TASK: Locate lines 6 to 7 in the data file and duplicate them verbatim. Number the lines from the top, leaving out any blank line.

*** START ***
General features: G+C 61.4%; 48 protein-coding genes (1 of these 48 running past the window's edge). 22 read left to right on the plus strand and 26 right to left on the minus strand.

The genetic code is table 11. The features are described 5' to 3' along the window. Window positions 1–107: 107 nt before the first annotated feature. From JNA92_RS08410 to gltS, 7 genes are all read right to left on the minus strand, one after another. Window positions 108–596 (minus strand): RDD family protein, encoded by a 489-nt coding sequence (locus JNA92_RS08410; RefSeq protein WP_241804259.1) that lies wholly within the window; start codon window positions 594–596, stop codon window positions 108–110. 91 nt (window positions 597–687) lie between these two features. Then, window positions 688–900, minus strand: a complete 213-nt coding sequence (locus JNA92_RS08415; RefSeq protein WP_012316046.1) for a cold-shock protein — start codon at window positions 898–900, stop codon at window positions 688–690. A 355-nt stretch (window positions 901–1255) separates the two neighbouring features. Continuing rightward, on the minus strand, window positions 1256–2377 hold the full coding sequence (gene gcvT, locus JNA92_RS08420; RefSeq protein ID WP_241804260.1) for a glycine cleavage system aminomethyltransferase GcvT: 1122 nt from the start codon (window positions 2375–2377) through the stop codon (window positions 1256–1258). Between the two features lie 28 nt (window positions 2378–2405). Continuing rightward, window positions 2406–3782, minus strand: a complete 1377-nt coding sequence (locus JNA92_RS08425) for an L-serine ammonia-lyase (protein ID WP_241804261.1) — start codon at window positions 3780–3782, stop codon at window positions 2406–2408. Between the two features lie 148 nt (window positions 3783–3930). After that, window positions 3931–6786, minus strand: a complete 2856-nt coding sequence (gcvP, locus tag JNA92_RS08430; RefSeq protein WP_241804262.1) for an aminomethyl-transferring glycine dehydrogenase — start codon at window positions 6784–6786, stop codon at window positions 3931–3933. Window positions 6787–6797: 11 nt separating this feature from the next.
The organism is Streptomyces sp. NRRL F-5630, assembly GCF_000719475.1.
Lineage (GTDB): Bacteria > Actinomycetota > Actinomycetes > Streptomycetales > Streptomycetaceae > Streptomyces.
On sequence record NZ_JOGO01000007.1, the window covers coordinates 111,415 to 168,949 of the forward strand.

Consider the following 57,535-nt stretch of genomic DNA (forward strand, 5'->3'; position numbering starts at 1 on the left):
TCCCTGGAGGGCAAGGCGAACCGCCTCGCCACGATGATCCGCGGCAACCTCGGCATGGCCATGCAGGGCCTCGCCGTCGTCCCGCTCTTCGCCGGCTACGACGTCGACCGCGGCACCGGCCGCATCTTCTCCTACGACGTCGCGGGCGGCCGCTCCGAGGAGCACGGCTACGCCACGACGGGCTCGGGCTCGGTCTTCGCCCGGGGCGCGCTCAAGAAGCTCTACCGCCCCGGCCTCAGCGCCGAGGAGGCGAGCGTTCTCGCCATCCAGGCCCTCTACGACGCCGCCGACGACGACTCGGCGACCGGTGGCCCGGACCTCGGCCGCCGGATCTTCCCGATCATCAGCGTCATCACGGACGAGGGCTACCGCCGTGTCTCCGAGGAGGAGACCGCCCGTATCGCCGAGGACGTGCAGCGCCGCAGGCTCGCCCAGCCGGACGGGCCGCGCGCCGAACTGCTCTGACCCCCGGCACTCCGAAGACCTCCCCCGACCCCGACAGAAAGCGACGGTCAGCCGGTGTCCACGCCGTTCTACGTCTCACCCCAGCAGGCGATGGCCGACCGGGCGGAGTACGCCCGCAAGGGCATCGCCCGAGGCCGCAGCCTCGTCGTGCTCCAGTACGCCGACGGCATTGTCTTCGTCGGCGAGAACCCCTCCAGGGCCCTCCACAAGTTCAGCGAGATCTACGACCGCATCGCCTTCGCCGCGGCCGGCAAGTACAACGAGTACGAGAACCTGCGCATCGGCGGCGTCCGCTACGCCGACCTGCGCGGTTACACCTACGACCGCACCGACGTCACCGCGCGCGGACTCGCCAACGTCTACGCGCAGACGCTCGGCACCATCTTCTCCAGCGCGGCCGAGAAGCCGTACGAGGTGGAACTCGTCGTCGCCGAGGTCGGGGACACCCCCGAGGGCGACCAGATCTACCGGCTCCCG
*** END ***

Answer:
Consider the following 57,535-nt stretch of genomic DNA (forward strand, 5'->3'; position numbering starts at 1 on the left):
TCCCTGGAGGGCAAGGCGAACCGCCTCGCCACGATGATCCGCGGCAACCTCGGCATGGCCATGCAGGGCCTCGCCGTCGTCCCGCTCTTCGCCGGCTACGACGTCGACCGCGGCACCGGCCGCATCTTCTCCTACGACGTCGCGGGCGGCCGCTCCGAGGAGCACGGCTACGCCACGACGGGCTCGGGCTCGGTCTTCGCCCGGGGCGCGCTCAAGAAGCTCTACCGCCCCGGCCTCAGCGCCGAGGAGGCGAGCGTTCTCGCCATCCAGGCCCTCTACGACGCCGCCGACGACGACTCGGCGACCGGTGGCCCGGACCTCGGCCGCCGGATCTTCCCGATCATCAGCGTCATCACGGACGAGGGCTACCGCCGTGTCTCCGAGGAGGAGACCGCCCGTATCGCCGAGGACGTGCAGCGCCGCAGGCTCGCCCAGCCGGACGGGCCGCGCGCCGAACTGCTCTGACCCCCGGCACTCCGAAGACCTCCCCCGACCCCGACAGAAAGCGACGGTCAGCCGGTGTCCACGCCGTTCTACGTCTCACCCCAGCAGGCGATGGCCGACCGGGCGGAGTACGCCCGCAAGGGCATCGCCCGAGGCCGCAGCCTCGTCGTGCTCCAGTACGCCGACGGCATTGTCTTCGTCGGCGAGAACCCCTCCAGGGCCCTCCACAAGTTCAGCGAGATCTACGACCGCATCGCCTTCGCCGCGGCCGGCAAGTACAACGAGTACGAGAACCTGCGCATCGGCGGCGTCCGCTACGCCGACCTGCGCGGTTACACCTACGACCGCACCGACGTCACCGCGCGCGGACTCGCCAACGTCTACGCGCAGACGCTCGGCACCATCTTCTCCAGCGCGGCCGAGAAGCCGTACGAGGTGGAACTCGTCGTCGCCGAGGTCGGGGACACCCCCGAGGGCGACCAGATCTACCGGCTCCCG